Support of 3-Component Textures

In Visual Studio 2012, C++ AMP introduced concurrency::graphics::texture data container and the support for three component texture formats was not provided in that release. In Visual Studio 2013, the support for the three component texture formats is included. Let’s dive deep down into those details.


Direct3D offers various data source formats for texel element. Few of those formats help to store data in the form of three components. For example, DXGI_FORMAT_R32G32B32_FLOAT indicates that it is a 96-bit floating-point format that supports 32 bits per color channel data. C++ AMP texture objects can now be constructed using these formats. The construction is similar to construction of other multi component textures. The valid combinations of data types and bits_per_scalar_element, which was summarized in our earlier blog posts, can be extended to include the following combinations:


Texture data type

#bits per scalar_element






The three component texture objects save 25% of memory when compared to the texture objects created with four component texels. Despite the advantage of saving the memory, the three component textures are not widely used and they have limited functionalities like below:

  • The regular three component texture format families like R32G32B32 can be used only as input read only buffers. The data in these texture objects cannot be modified.
  • The only three component format that allows both read and writes operations is DXGI_FORMAT_R11G11B10_FLOAT. This is an irregular texture format and texture object for this format needs to be adopted using the texture interop apis. The precision of the data stored in this format is very low as the maximum number of bits used for storing each component is value is 11 bits only in this format. 

Now let’s look at how to use the three component textures in C++ AMP.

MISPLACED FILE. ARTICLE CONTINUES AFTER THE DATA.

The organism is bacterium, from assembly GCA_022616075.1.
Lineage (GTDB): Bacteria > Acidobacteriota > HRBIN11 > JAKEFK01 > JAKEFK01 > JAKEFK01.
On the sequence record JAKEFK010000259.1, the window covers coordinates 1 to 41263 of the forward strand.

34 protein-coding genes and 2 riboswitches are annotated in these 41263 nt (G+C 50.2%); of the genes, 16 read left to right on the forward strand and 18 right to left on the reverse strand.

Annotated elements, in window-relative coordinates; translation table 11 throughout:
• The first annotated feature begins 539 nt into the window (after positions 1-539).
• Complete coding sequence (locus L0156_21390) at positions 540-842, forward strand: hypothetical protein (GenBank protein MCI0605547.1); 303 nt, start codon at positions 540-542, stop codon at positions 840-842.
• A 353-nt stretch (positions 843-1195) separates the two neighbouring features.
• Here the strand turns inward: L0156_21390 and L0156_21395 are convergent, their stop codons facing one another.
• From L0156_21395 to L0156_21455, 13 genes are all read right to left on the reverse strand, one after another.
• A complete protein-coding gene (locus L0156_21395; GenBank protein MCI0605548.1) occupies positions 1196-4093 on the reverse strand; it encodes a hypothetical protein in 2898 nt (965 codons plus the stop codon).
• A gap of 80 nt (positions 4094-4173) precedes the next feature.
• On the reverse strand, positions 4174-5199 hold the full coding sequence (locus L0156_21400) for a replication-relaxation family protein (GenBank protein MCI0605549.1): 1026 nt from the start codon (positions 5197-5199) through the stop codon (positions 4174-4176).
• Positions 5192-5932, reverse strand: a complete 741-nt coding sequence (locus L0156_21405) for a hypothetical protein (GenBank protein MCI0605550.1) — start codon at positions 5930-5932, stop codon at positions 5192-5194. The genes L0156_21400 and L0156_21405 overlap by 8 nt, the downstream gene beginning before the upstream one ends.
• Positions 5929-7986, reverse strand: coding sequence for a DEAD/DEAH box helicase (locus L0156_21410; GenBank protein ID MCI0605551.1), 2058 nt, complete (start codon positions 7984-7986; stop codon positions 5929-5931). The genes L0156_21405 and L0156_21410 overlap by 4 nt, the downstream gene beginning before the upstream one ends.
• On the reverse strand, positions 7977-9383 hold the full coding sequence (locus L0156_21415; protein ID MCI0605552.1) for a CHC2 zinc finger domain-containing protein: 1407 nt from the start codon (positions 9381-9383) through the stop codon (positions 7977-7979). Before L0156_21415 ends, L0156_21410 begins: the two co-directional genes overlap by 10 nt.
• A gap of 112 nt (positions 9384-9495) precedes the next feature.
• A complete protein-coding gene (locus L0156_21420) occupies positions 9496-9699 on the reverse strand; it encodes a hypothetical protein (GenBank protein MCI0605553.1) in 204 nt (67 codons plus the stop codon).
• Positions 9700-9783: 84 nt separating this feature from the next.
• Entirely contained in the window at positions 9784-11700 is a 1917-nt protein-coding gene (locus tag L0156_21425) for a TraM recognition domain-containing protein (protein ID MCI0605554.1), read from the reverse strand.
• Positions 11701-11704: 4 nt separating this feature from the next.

As a Readonly Buffer:

 extent<2> imgDim(640,480);
 texture<int3,2> inputImg(imgDim); // Creation of 3 component texture. The underlying D3DTexture object is created using ‘DXGI_FORMAT_R32G32B32_INT’ format
 copy(,rawImg.size() * sizeof(int3),inputImg); // rawImg is a std::vector that contains RGB information of each pixel
 texture_view<const int3,2> tx_view(inputImg); // Creation of read only texture_view
 parallel_for_each(imgDim,[tx_view](index<2> idx) restrict(amp) {
     auto grayedOutvalue = (tx_view[idx].r + tx_view[idx].g + tx_view[idx].b)/3;


Please note that trying to write data to ‘inputImg’ like in the below code snippet, will throw runtime_exception with message : Failed to create read-write texture view .

 texture_view<int3,2> wr_view(inputImg);
 parallel_for_each(imgDim,[wr_view](index<2> idx) restrict(amp) {

So, 3 Component textures objects with regular texture formats, can be used only as input buffer.

As an output Buffer:  

We already stated in the above sections that, to use 3 component texture object for write operations, we have to first create the D3DTexture object with format DXGI_FORMAT_R11G11B10_FLOAT and then adopt it in C++ AMP, like in the below code snippet

 extent<2> datapointsGridSize(640,480);
 array_view<const float3,2> inputpoints(datapointsGridSize,datapoints3D); // points3Ddata is a std::vector of x,y,z co-ordinates of each point
 ID3D11Texture2D* normalised_coordinates = create_d3d_texture(datapointsGridSize,DXGI_FORMAT_R11G11B10_FLOAT); // Creating D3DTexture object in the given format to use for writing normalised data
 texture<float3,2> normalisedDatapoints = make_texture<float3,2>(av,normalised_coordinates); // Adopting the texture object.
 texture_view<float3,2> normalised_data_view(normalisedDatapoints); // Creating a view to write data into the texture oject
 parallel_for_each(datapointsGridSize,[inputpoints,normalised_data_view](index<2> idx) restrict(amp) {
     normalised_data_view.set(idx, foo_normlise(input_tx_view[idx].x,input_tx_view[idx].y,input_tx_view[idx].z)); // 'foo_normalise' is any function that returns float3


In Closing

In this post we learnt that C++ AMP textures can now support 3-Component texture data formats. Stay tuned to know what C++ AMP offers you in Visual Studio 2013. As usual, I would love to read your comments below or in our MSDN forum.